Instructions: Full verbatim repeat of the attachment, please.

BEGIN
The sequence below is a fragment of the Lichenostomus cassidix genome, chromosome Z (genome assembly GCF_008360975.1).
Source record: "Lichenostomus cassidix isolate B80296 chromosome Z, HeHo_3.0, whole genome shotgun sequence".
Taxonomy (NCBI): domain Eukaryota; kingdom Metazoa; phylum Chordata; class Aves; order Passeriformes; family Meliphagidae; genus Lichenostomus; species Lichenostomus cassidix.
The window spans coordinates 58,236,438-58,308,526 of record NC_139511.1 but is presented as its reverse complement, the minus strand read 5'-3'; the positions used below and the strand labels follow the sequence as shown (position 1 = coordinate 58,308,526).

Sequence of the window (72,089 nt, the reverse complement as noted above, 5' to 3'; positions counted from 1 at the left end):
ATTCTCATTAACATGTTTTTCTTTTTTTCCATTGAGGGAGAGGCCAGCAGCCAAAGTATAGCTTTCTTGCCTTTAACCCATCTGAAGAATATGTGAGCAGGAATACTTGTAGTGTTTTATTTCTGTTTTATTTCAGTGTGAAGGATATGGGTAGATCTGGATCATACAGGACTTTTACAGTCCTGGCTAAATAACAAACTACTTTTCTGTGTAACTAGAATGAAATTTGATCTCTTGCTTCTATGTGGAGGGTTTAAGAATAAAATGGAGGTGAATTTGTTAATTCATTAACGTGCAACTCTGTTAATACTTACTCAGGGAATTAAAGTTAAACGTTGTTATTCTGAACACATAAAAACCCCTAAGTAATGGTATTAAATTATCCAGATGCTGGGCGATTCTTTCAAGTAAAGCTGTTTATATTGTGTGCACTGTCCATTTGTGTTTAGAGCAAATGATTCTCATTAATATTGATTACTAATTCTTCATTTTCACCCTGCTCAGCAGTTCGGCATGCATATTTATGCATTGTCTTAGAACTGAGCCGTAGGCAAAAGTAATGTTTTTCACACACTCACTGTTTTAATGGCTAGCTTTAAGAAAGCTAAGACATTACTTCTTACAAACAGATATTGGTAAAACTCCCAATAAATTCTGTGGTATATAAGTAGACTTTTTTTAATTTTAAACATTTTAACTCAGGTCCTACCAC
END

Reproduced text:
The sequence below is a fragment of the Lichenostomus cassidix genome, chromosome Z (genome assembly GCF_008360975.1).
Source record: "Lichenostomus cassidix isolate B80296 chromosome Z, HeHo_3.0, whole genome shotgun sequence".
Taxonomy (NCBI): domain Eukaryota; kingdom Metazoa; phylum Chordata; class Aves; order Passeriformes; family Meliphagidae; genus Lichenostomus; species Lichenostomus cassidix.
The window spans coordinates 58,236,438-58,308,526 of record NC_139511.1 but is presented as its reverse complement, the minus strand read 5'-3'; the positions used below and the strand labels follow the sequence as shown (position 1 = coordinate 58,308,526).

Sequence of the window (72,089 nt, the reverse complement as noted above, 5' to 3'; positions counted from 1 at the left end):
ATTCTCATTAACATGTTTTTCTTTTTTTCCATTGAGGGAGAGGCCAGCAGCCAAAGTATAGCTTTCTTGCCTTTAACCCATCTGAAGAATATGTGAGCAGGAATACTTGTAGTGTTTTATTTCTGTTTTATTTCAGTGTGAAGGATATGGGTAGATCTGGATCATACAGGACTTTTACAGTCCTGGCTAAATAACAAACTACTTTTCTGTGTAACTAGAATGAAATTTGATCTCTTGCTTCTATGTGGAGGGTTTAAGAATAAAATGGAGGTGAATTTGTTAATTCATTAACGTGCAACTCTGTTAATACTTACTCAGGGAATTAAAGTTAAACGTTGTTATTCTGAACACATAAAAACCCCTAAGTAATGGTATTAAATTATCCAGATGCTGGGCGATTCTTTCAAGTAAAGCTGTTTATATTGTGTGCACTGTCCATTTGTGTTTAGAGCAAATGATTCTCATTAATATTGATTACTAATTCTTCATTTTCACCCTGCTCAGCAGTTCGGCATGCATATTTATGCATTGTCTTAGAACTGAGCCGTAGGCAAAAGTAATGTTTTTCACACACTCACTGTTTTAATGGCTAGCTTTAAGAAAGCTAAGACATTACTTCTTACAAACAGATATTGGTAAAACTCCCAATAAATTCTGTGGTATATAAGTAGACTTTTTTTAATTTTAAACATTTTAACTCAGGTCCTACCAC